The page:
The Cyclones are having trouble at home.
Brooklyn’s boys of summer are just one game away from first place in the NY–Penn League’s McNamara division, but they’re only managing to play .500 baseball in front of their devoted fans in Coney Island.
The Clones are 12–5 when they’re out of town, but at MCU Park they’re just 9–9 — a lackluster record that started turning south when the bottom-ranked Jamestown Jammers roughed them up for three games in a row early this month.
This past week, fans saw the Clones drop two games to the hated Staten Island Yankees in Coney Island — then win two when they played on the other side of the Narrows before losing again at home to the Aberdeen IronBirds.
Skipper Rich Donnelly is confounded by the team’s home turf struggles.
“I don’t know what it is,” said Donnelly. “But what are you supposed to do? Stay in a hotel, so it feels like you’re on the road? Wear gray uniforms?”
Right fielder Jonathan Clark — who’s batting .318 when he gets away from MCU Park compared to a paltry .105 at home — says MCU Park plays tricks on the Clones.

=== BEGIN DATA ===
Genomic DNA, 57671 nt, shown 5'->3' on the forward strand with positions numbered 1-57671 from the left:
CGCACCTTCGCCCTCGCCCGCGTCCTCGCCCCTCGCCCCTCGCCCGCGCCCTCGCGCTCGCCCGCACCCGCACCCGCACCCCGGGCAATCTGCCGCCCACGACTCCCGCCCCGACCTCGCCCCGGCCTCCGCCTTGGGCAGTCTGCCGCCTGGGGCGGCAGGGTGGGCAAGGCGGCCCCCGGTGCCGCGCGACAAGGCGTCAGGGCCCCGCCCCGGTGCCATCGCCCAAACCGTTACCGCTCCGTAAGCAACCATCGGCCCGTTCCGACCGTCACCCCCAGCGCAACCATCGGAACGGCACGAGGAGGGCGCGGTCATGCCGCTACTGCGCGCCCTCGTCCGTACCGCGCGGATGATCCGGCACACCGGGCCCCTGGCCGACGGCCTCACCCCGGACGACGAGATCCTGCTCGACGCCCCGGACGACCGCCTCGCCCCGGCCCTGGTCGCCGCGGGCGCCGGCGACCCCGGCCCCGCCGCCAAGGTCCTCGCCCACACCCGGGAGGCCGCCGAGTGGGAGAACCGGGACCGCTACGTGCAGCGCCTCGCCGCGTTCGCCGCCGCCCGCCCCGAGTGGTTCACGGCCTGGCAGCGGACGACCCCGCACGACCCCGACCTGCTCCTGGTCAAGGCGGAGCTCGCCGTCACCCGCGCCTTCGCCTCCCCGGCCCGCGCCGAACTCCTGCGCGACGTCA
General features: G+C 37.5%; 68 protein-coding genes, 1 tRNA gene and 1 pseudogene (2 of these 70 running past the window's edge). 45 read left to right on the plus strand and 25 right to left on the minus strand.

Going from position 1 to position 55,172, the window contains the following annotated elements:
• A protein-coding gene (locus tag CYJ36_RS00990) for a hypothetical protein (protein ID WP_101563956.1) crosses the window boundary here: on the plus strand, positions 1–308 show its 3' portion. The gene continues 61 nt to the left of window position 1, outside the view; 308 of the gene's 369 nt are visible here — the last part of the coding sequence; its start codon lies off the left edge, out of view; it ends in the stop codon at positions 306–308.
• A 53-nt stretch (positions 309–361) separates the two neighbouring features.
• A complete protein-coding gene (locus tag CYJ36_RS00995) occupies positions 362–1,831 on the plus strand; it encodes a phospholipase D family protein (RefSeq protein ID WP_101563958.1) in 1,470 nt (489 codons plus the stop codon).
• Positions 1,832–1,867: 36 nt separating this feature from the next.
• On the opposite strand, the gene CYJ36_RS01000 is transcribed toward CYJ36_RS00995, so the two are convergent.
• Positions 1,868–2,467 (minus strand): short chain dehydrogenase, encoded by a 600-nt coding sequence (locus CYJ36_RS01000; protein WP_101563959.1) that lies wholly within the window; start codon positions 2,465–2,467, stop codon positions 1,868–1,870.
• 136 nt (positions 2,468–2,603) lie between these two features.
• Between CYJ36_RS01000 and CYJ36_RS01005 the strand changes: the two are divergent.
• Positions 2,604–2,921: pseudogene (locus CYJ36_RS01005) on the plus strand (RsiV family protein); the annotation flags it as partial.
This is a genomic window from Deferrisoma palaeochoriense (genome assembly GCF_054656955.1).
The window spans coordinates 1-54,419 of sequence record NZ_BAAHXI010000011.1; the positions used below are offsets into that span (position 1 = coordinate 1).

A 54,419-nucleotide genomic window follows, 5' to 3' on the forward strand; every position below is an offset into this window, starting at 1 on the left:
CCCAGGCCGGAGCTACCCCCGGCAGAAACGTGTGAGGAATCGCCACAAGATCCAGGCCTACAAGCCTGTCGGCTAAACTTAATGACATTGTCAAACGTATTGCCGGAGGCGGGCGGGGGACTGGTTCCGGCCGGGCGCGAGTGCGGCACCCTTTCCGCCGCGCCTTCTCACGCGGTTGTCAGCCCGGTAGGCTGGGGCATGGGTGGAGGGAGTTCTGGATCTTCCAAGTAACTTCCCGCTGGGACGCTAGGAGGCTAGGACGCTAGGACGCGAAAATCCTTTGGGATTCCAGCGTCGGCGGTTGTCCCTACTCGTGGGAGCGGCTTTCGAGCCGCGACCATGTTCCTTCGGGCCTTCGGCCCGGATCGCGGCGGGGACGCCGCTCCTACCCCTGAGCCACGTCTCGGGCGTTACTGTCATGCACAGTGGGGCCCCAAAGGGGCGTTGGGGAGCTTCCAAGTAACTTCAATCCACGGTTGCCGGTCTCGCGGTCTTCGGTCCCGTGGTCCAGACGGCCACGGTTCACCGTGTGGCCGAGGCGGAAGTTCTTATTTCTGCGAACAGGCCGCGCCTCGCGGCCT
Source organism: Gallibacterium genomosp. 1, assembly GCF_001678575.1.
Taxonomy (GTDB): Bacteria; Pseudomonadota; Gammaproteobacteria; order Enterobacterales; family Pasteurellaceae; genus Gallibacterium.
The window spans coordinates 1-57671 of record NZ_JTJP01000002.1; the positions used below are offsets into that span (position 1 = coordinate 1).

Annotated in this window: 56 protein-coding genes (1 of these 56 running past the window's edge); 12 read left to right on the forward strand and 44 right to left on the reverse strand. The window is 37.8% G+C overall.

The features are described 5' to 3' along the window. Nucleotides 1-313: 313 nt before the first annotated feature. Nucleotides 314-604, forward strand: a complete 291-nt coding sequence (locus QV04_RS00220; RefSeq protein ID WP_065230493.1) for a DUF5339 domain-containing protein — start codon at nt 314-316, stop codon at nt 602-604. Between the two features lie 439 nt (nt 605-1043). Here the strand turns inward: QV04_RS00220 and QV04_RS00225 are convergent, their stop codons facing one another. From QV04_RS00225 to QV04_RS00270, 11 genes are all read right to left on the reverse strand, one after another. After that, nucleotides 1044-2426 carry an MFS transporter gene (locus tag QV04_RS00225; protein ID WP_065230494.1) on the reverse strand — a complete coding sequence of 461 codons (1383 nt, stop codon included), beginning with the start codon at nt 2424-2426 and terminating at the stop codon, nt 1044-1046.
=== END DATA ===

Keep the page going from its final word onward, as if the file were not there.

“I think a lot of times with the short fence at left field people aim for a home run, and it alters their swing,” said Clark, a lefty who claims he hasn’t been aiming for opposite field shots to left.
And it’s not just the offense that’s ailing under the Coney Island sun.
Pitcher Rainy Lara boasts an ERA of 1.69 when he takes the mound on the road — but he’s racked up an ERA of 5.06 at home.
“At home, you’re more comfortable, and maybe sometimes you relax in situations where you shouldn’t,” Lara said through translator and second baseman Richie Rodriguez.
Donnelly claims the team’s uninspired play at home is something plenty of normal, healthy, successful teams go through at some point.
“If you look at the Chicago White Sox, the Atlanta Braves, they have better records on the road than at home, and they’re doing fine,” he said.
But Donnelly admits he wants to see more out of his team when they take the field in front of their loving fans.
“The ones who come out to see us here are Cyclones fans,” he said. “They come to see us win, not to see us lose.”